https://www.thieme-connect.com/products/...
; BALTZER, 2012BALTZER, W. Sporting dog injuries. Veterinary Medicine. v.4, p.166-177, 2012. Available from: <Available from: https://www.researchgate.net/publication/271206936_Sporting_dog_injuries >. Accessed: Apr. 04, 2019.
https://www.researchgate.net/publication...
). Although, no known trauma had occurred, the dog was very strong and active, frequently playing with others of the same breed. The dog showed moderate lameness, similar to previous reports of LDE injury, which described pain and hind limb lameness ranging from mild to severe (VERHOEVEN et al., 2007VERHOEVEN, G. et al. Unusual presentation of an avulsion of the long digital extensor tendon in a dog: radiographic, computed tomographic, arthroscopic, surgical and histological findings. Vlaams Diergeneeskundig Tijdschrift, v.76, p.438-442, 2007. Available from: <Available from: http://vdt.ugent.be/sites/default/files/art76607.pdf >. Accessed: Apr. 03, 2019
http://vdt.ugent.be/sites/default/files/...
; BALTZER, 2012BALTZER, W. Sporting dog injuries. Veterinary Medicine. v.4, p.166-177, 2012. Available from: <Available from: https://www.researchgate.net/publication/271206936_Sporting_dog_injuries >. Accessed: Apr. 04, 2019.
https://www.researchgate.net/publication...
). There were no pathognomonic clinical manifestations of an LDE disorder noted, unlike the signs of intermittent luxation of LDE (HASIUK et al., 2017HASIUK, M. M. M. et al. Long term outcomes following plate stabilization to address spontaneous luxation of the long digital extensor tendon of origin in 2 dogs. Canadian Veterinary Journal, v. 58, p.1176-1180, 2017. Available from: <Available from: https://www.ncbi.nlm.nih.gov/pmc/articles/PMC5640281/ >. Accessed: Apr. 10, 2019.
https://www.ncbi.nlm.nih.gov/pmc/article...
). Similar to LDE avulsion, swelling of the lateral part of the stifle joint was evident in this case. In cases of chronic avulsion, this type of swelling can become firm, but in this patient only soft swelling was palpated (VERHOEVEN et al., 2007VERHOEVEN, G. et al. Unusual presentation of an avulsion of the long digital extensor tendon in a dog: radiographic, computed tomographic, arthroscopic, surgical and histological findings. Vlaams Diergeneeskundig Tijdschrift, v.76, p.438-442, 2007. Available from: <Available from: http://vdt.ugent.be/sites/default/files/art76607.pdf >. Accessed: Apr. 03, 2019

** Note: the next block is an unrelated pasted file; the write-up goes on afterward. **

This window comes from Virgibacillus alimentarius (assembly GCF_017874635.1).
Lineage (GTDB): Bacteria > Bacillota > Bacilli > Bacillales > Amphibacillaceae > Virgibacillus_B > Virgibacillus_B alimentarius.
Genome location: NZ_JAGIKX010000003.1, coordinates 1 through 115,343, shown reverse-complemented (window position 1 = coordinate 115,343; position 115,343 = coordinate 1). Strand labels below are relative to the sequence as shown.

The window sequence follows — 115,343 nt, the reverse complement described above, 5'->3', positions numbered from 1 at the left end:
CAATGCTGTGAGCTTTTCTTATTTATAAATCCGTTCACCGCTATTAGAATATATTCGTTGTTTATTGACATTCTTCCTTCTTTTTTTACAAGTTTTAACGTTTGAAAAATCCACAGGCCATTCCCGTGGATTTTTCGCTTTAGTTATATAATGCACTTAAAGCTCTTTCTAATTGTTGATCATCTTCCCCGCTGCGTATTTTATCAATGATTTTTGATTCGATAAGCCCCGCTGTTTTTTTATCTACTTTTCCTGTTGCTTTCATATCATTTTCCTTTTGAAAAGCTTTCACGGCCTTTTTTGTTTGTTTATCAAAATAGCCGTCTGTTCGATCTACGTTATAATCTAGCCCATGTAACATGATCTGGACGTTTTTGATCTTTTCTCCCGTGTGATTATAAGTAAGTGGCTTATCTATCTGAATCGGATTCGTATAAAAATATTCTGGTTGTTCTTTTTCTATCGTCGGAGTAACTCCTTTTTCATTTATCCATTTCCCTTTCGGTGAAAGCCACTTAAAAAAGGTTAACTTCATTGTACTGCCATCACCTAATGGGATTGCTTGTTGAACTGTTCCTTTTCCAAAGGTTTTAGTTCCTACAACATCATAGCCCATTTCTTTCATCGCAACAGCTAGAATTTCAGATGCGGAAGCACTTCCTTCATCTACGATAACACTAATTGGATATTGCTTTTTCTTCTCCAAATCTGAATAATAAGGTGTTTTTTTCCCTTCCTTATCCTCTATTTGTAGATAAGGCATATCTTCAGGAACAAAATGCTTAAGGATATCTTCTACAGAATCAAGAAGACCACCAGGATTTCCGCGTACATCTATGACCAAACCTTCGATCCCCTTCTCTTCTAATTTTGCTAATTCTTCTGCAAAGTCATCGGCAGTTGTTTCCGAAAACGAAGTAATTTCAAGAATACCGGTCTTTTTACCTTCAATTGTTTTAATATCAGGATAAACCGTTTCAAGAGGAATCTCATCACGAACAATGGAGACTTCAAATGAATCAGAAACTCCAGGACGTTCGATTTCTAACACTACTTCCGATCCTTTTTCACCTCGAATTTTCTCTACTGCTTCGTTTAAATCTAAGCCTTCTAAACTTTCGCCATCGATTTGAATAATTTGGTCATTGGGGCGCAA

http://vdt.ugent.be/sites/default/files/...
). Trauma or instability could be secondary to cranial cruciate ligament (CCL) rupture and could also result in injury of LDE tendon, leading to chronic inflammation and mineralization (KENNEDY et al., 2014KENNEDY, K. C. et al. Long digital extensor tendon mineralization and cranial cruciate ligament rupture in a dog. Veterinary Surgery, v.43, p.593-597, 2014.Available from: <Available from: https://onlinelibrary.wiley.com/doi/abs/10.1111/j.1532-950X.2014.12153.x > Accessed: Apr. 06, 2019. doi: 10.1111/j.1532-950X.2014.12153.x.
https://onlinelibrary.wiley.com/doi/abs/...
). Other authors also describe LDE disorders in association with popliteal tendon avulsion and lateral patellar luxation (BARDET & PIERMATTEI, 1983BARDET, J. F. & PIERMATTEI, D.L. Long digital extensor and popliteal tendon avulsion associated with lateral patellar luxation in a dog. Journal of the American Veterinary Medical Association, v.4, p.465-466, 1983. ). Therefore, the stifle stability was tested under general anesthesia. The stifle was stable, increasing the suspicion for a primary LDE disorder with or without a popliteal disorder. Radiographs were obtained to evaluate for tendon avulsion and the presence of mineralization, metaplasia, or any other joint abnormalities (KENNEDY et al., 2014KENNEDY, K. C. et al. Long digital extensor tendon mineralization and cranial cruciate ligament rupture in a dog. Veterinary Surgery, v.43, p.593-597, 2014.Available from: <Available from: https://onlinelibrary.wiley.com/doi/abs/10.1111/j.1532-950X.2014.12153.x > Accessed: Apr. 06, 2019. doi: 10.1111/j.1532-950X.2014.12153.x.
https://onlinelibrary.wiley.com/doi/abs/...
; VERHOEVEN et al., 2007VERHOEVEN, G. et al. Unusual presentation of an avulsion of the long digital extensor tendon in a dog: radiographic, computed tomographic, arthroscopic, surgical and histological findings. Vlaams Diergeneeskundig Tijdschrift, v.76, p.438-442, 2007. Available from: <Available from: http://vdt.ugent.be/sites/default/files/art76607.pdf >. Accessed: Apr. 03, 2019
http://vdt.ugent.be/sites/default/files/...
). The only abnormalities seen were compatible with joint effusion (FITCH et al., 1997FITCH, R. B. et al. Radiographic, computed tomographic and magnetic resonance imaging evaluation of a chronic long digital extensor tendon avulsion in a dog. Veterinary Radiology & Ultrasound, v.38, p.177-181, 1997. Available from: <Available from: https://onlinelibrary.wiley.com/doi/abs/10.1111/j.1740-8261.1997.tb00836.x?sid=nlm%3Apubmed >. Accessed: Apr. 06, 2019 doi: 10.1111/j.1740-8261.1997.tb00836.x.